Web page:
Linked by Thom Holwerda on Fri 24th Jun 2011 22:46 UTC
In the News As we reported earlier this week, Apple is busy sending out cease and desist letters to small, defenceless projects to defend its trademark application (it doesn't actually own the trademark yet) for 'app store'. This has prompted many a discussion over the trademarkability of such a generic term, and over the origins of the abbreviation 'app'. Who came up with it? How old is it? To my surprise - the abbreviation is much older than you'd think, and in a way, it illustrates quite well the demise of the programmer. What? Read on.
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Comment by _txf_
by _txf_ on Fri 24th Jun 2011 23:20 UTC
_txf_
Member since:
2008-03-17

"'App', then, illustrates the demise of the programmer - the programmers are no longer calling the shots. Marketing and legal do."

I suspect that this is one of the reasons the osnews crowd tends to favour companies like google versus companies like apple or microsoft (to a lesser extent) simply because the opinions of the programmers in a company like google are much closer and more accessible to the public.

That isn't to say that there isn't a lot of bs coming from google marketing and legal, just that the engineers and programmers at google (also ms) have a much greater voice as a representation of their company. Apple which strives to control everything and shows its public persona via very specific channels leading hiding a lot of aspects of the company from the likes of us, who, appreciate their products simply fail to see the people behind them and as such can only assume that marketing and legal are in charge (something that we see every day).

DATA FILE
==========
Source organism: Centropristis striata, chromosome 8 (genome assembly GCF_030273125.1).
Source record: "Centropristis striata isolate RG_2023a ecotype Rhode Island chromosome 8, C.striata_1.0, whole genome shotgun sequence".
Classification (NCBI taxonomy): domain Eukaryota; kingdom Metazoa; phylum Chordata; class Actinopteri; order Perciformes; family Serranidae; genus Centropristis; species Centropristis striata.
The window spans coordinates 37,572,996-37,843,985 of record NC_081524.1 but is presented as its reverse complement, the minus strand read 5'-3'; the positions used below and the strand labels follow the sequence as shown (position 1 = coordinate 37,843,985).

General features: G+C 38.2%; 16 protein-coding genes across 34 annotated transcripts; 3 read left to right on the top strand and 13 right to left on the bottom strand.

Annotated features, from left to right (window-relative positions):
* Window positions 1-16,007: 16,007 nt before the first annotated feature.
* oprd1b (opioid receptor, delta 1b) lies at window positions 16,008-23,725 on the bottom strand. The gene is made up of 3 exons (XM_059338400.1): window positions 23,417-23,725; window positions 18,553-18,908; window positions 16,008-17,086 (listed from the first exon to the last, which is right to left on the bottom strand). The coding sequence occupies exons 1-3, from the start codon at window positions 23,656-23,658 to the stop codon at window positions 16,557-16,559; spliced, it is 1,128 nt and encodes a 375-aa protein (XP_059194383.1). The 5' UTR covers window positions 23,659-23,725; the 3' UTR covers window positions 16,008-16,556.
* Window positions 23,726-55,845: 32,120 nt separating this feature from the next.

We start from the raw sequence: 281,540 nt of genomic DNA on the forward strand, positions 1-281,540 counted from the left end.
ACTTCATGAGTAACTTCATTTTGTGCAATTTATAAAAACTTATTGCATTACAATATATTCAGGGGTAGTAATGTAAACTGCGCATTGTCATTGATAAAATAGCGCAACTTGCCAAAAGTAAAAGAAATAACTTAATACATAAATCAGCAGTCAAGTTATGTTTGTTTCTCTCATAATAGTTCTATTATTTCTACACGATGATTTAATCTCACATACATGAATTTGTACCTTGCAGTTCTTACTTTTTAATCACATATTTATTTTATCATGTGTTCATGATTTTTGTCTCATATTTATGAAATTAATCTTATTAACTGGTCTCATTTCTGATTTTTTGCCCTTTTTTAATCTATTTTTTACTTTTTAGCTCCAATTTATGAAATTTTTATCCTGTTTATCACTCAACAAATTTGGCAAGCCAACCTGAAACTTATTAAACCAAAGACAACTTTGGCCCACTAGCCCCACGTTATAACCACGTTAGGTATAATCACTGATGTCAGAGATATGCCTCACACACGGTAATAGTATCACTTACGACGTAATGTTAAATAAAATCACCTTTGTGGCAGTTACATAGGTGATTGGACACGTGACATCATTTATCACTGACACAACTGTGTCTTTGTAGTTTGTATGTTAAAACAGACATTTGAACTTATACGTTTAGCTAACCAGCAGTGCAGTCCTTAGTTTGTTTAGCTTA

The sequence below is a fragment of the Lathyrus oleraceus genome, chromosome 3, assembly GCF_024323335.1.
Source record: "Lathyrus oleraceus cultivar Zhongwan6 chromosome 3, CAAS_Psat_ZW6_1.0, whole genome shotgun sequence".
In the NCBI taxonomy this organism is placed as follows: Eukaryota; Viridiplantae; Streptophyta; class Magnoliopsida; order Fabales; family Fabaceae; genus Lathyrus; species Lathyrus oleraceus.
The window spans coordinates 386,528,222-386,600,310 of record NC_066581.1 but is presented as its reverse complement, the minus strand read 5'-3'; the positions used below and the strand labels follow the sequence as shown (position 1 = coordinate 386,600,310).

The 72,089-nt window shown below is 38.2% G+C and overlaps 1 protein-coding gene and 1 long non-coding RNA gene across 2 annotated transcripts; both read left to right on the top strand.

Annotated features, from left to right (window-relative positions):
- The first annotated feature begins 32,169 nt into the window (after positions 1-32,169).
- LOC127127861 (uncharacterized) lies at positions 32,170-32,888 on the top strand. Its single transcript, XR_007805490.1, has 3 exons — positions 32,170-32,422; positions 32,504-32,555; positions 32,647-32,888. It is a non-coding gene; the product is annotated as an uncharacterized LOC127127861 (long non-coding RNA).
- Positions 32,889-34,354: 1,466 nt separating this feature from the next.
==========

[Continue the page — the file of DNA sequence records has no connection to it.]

Reply Score: 7

RE: Comment by _txf_
by Tuishimi on Sat 25th Jun 2011 15:40 in reply to "Comment by _txf_"
Tuishimi Member since:
2005-07-06

Remember that short by Monty Python about the insurance (I think it was) company where it was all old men in chains... then eventually they break free and pirate everyone else...

I sometimes envision the hidden aspect of Apple like the pre-pirate version of those men/that company...

Reply Parent Score: 2

RE[2]: Comment by _txf_
by Neolander on Sat 25th Jun 2011 16:14 in reply to "RE: Comment by _txf_"
Neolander Member since:
2010-03-08

It was "The Crimson Permanent Assurance", at the beginning of Monty Python's The Meaning of Life. One can easily find it on YouTube, sliced in parts. Awesomeness turned into a short. And an interesting underlying criticism.

Edited 2011-06-25 16:19 UTC

Reply Parent Score: 2